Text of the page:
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Is Semaglutide Better Than Liraglutide?

Semaglutide & Liraglutide are two medications that work in a similar way - but what are the differences? Our experts explain it all.
semaglutide vs liraglutide

Semaglutide and Liraglutide are both medications that belong to the same family of drugs – GLP-1 receptor agonists.

Both are available in injection form and have been proven to be effective for the treatment of type 2 diabetes in adults.

However, there are some differences between the two medicines that are fairly important to know about.

Semaglutide is better known as the once-weekly injection, Wegovy, but it also has a tablet formula, known as Rybelsus.

On the other hand, Liraglutide is known as the daily injection or under the brand names Victoza (for the treatment of type 2 diabetes) and Saxenda (which was approved as an obesity treatment in the UK a few years ago).

Semaglutide is licensed to treat both obesity and type 2 diabetes in the UK, with weight loss licensing being a very recent development.

Like Liraglutide, Semaglutide injections can be prescribed to weight loss patients with a BMI of 30 or above or to those with a risk of complications like type 2 diabetes.

What is the difference between Semaglutide and Liraglutide?

There are a couple of differences between Semaglutide and Liraglutide, the main one being that Semaglutide is a longer-acting medicine, meaning that it can be injected once a week instead of once a day.

On the surface, this makes Semaglutide look like a more convenient option, but there is more to consider if you’re trying to decide between the two treatments.

Semaglutide was developed to be a longer-acting alternative to Liraglutide and other similar medicines, so broadly speaking, the main difference between the two medications is the elimination half-life.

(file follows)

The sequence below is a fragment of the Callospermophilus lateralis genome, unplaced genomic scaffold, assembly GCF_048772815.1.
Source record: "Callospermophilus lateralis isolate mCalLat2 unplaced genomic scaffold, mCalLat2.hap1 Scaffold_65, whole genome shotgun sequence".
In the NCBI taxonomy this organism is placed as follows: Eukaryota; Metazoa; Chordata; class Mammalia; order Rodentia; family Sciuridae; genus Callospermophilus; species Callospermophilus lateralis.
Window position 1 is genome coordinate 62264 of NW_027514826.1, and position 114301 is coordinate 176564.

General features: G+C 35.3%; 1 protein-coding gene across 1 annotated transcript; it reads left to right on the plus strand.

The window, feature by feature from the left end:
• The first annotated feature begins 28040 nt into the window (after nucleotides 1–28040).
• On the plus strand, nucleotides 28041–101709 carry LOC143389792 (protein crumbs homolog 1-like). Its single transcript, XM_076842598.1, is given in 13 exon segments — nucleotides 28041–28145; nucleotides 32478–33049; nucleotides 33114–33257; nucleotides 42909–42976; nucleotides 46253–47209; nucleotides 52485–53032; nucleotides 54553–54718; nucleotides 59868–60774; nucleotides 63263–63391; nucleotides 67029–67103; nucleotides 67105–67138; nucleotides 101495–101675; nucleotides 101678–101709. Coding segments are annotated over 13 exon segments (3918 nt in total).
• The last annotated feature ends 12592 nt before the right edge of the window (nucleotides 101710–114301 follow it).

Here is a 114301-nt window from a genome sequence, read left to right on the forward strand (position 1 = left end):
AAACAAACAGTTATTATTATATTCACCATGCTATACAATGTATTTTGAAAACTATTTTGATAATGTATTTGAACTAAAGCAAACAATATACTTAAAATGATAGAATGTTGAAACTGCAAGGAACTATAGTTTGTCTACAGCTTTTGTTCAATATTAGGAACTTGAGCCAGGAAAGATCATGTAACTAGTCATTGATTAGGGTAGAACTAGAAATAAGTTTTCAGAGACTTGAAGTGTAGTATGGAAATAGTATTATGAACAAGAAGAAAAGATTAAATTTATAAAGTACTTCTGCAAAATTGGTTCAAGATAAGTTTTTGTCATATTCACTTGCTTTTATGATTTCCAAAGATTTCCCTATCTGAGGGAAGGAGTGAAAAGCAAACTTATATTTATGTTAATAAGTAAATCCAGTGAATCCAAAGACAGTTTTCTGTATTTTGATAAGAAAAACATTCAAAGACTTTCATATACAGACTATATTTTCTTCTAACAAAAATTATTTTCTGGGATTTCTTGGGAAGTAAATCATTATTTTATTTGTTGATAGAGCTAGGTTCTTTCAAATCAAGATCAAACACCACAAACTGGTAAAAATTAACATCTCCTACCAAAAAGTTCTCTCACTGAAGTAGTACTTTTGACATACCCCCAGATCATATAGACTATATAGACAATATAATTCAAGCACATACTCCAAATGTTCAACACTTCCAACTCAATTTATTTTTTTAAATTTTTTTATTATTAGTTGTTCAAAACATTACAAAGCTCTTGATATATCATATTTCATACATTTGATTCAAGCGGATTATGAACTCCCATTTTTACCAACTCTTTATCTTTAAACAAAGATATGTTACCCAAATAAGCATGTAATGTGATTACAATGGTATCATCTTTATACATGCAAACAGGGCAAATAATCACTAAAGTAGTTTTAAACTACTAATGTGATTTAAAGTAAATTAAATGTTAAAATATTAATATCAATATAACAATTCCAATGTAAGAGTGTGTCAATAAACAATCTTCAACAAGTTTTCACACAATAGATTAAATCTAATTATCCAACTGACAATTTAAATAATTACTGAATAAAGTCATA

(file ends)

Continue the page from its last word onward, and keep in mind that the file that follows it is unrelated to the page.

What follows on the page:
Liraglutide injections like Saxenda generally have an elimination half-life of 13 hours, hence why it’s administered once a day at the same time, whilst Semaglutide injections have a 7-day elimination half-life, allowing it to be administered once weekly instead.

This increase in elimination half-life is owed to a modification in the structure of Semaglutide which means it cannot be broken down by enzymes in the blood as easily as other GLP-1 receptor agonists.

In addition to this, there are differences in efficacy between the two medications which will be discussed in more detail shortly.

Is Saxenda as effective as Semaglutide?

If you’re talking in terms of weight loss, Semaglutide injections have actually been found to be more effective for weight loss than Saxenda.

There are two key studies where these findings were discovered.

In the first study, (O’Neil.P et al, 2018) participants were subject to a 52 week randomised trial to investigate how efficient Semaglutide injections were for weight loss when compared with Liraglutide injections and a placebo.

Participants either received daily doses of Semaglutide, Liraglutide, or a placebo injection.

Liraglutide (Saxenda) was given to participants initially with a dose of 0.6mg daily and titrated up to the therapeutic dose of 3.0mg daily by an increase of 0.6mg per week (the usual dose for this medication).

Semaglutide, however, was given in daily doses of 0.05mg, 0.1mg, 0.2mg, 0.3mg or 0.4mg.

This was increased every 4 weeks for one group of Semaglutide participants.

Findings from this study showed that overall, weight loss was greater in patients taking more than 0.2mg of Semaglutide daily compared to daily doses of Liraglutide or placebo, and higher doses of Semaglutide yielded a greater loss.

By the end of the year-long study, those given Semaglutide injections lost on average 11.2-13.8% of their starting weight, whereas Liraglutide participants lost around 7-8%.

The study ended up revealing that doses of 0.2mg Semaglutide daily provided significant body weight reductions when compared with doses of Liraglutide.

A second study, (Lingvay.I et al, 2018) took place over 26 weeks and compared Semaglutide injections with Liraglutide and placebo with patients who had type 2 diabetes.

Although the purpose of this study wasn’t to evaluate weight loss, it still showed that participants taking Semaglutide lost more weight than those on Liraglutide and placebo, and the number of people losing 5-10% of their body weight was greater amongst the Semaglutide groups than any others.

In Lingvay’s study, 22-76% of Semaglutide participants lost 5% of their initial starting weight by the end of the 26 week trial compared to just 16-42% of Liraglutide participants.

In addition to this, a 10% total weight reduction was achieved by 5-38% of Semaglutide participants, compared to just 0-8% with those taking Liraglutide injections.

Both of these studies show Semaglutide to be more effective for weight loss than Liraglutide and could be the reason behind why the medicine is currently undergoing more clinical trials to evaluate its efficacy as a weight-loss drug.